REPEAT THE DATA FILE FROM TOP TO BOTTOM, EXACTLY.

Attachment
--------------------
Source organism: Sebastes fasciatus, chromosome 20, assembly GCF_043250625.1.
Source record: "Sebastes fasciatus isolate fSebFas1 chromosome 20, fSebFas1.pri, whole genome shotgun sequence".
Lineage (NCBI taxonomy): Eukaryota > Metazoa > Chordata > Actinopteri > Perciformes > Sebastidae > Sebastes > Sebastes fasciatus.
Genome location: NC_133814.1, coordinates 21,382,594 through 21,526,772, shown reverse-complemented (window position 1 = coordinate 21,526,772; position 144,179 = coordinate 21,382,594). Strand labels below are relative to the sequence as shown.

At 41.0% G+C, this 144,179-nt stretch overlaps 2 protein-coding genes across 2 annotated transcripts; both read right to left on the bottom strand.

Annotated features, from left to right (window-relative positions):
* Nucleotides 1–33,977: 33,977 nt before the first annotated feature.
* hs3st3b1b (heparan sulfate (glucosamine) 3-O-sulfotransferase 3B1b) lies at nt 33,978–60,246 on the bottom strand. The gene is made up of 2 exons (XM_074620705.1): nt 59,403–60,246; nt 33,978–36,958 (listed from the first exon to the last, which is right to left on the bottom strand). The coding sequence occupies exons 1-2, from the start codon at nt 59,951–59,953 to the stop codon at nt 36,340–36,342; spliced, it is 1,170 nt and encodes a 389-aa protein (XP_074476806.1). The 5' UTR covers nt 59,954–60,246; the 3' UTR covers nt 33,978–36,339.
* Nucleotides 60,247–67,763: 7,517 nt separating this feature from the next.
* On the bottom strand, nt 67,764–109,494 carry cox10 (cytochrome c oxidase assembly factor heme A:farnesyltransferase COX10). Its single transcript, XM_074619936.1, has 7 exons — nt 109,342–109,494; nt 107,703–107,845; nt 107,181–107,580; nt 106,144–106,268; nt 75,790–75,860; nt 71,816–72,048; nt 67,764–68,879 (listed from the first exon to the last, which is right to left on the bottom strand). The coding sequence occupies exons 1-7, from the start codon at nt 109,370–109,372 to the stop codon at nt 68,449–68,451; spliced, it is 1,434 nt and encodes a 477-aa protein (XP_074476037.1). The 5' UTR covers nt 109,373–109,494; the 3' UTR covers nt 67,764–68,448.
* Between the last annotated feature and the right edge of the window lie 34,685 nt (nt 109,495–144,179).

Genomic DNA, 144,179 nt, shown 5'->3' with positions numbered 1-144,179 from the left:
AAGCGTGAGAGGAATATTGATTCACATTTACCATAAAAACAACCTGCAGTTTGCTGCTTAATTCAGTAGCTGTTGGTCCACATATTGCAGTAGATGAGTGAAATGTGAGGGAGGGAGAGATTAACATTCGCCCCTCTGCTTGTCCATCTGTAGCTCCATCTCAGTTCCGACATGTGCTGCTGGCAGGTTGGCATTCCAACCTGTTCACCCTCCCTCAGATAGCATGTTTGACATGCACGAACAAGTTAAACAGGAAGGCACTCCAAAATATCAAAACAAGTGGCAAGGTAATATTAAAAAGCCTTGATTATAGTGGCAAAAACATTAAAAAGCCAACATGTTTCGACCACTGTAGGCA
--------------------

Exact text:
Source organism: Sebastes fasciatus, chromosome 20, assembly GCF_043250625.1.
Source record: "Sebastes fasciatus isolate fSebFas1 chromosome 20, fSebFas1.pri, whole genome shotgun sequence".
Lineage (NCBI taxonomy): Eukaryota > Metazoa > Chordata > Actinopteri > Perciformes > Sebastidae > Sebastes > Sebastes fasciatus.
Genome location: NC_133814.1, coordinates 21,382,594 through 21,526,772, shown reverse-complemented (window position 1 = coordinate 21,526,772; position 144,179 = coordinate 21,382,594). Strand labels below are relative to the sequence as shown.

At 41.0% G+C, this 144,179-nt stretch overlaps 2 protein-coding genes across 2 annotated transcripts; both read right to left on the bottom strand.

Annotated features, from left to right (window-relative positions):
* Nucleotides 1–33,977: 33,977 nt before the first annotated feature.
* hs3st3b1b (heparan sulfate (glucosamine) 3-O-sulfotransferase 3B1b) lies at nt 33,978–60,246 on the bottom strand. The gene is made up of 2 exons (XM_074620705.1): nt 59,403–60,246; nt 33,978–36,958 (listed from the first exon to the last, which is right to left on the bottom strand). The coding sequence occupies exons 1-2, from the start codon at nt 59,951–59,953 to the stop codon at nt 36,340–36,342; spliced, it is 1,170 nt and encodes a 389-aa protein (XP_074476806.1). The 5' UTR covers nt 59,954–60,246; the 3' UTR covers nt 33,978–36,339.
* Nucleotides 60,247–67,763: 7,517 nt separating this feature from the next.
* On the bottom strand, nt 67,764–109,494 carry cox10 (cytochrome c oxidase assembly factor heme A:farnesyltransferase COX10). Its single transcript, XM_074619936.1, has 7 exons — nt 109,342–109,494; nt 107,703–107,845; nt 107,181–107,580; nt 106,144–106,268; nt 75,790–75,860; nt 71,816–72,048; nt 67,764–68,879 (listed from the first exon to the last, which is right to left on the bottom strand). The coding sequence occupies exons 1-7, from the start codon at nt 109,370–109,372 to the stop codon at nt 68,449–68,451; spliced, it is 1,434 nt and encodes a 477-aa protein (XP_074476037.1). The 5' UTR covers nt 109,373–109,494; the 3' UTR covers nt 67,764–68,448.
* Between the last annotated feature and the right edge of the window lie 34,685 nt (nt 109,495–144,179).

Genomic DNA, 144,179 nt, shown 5'->3' with positions numbered 1-144,179 from the left:
AAGCGTGAGAGGAATATTGATTCACATTTACCATAAAAACAACCTGCAGTTTGCTGCTTAATTCAGTAGCTGTTGGTCCACATATTGCAGTAGATGAGTGAAATGTGAGGGAGGGAGAGATTAACATTCGCCCCTCTGCTTGTCCATCTGTAGCTCCATCTCAGTTCCGACATGTGCTGCTGGCAGGTTGGCATTCCAACCTGTTCACCCTCCCTCAGATAGCATGTTTGACATGCACGAACAAGTTAAACAGGAAGGCACTCCAAAATATCAAAACAAGTGGCAAGGTAATATTAAAAAGCCTTGATTATAGTGGCAAAAACATTAAAAAGCCAACATGTTTCGACCACTGTAGGCA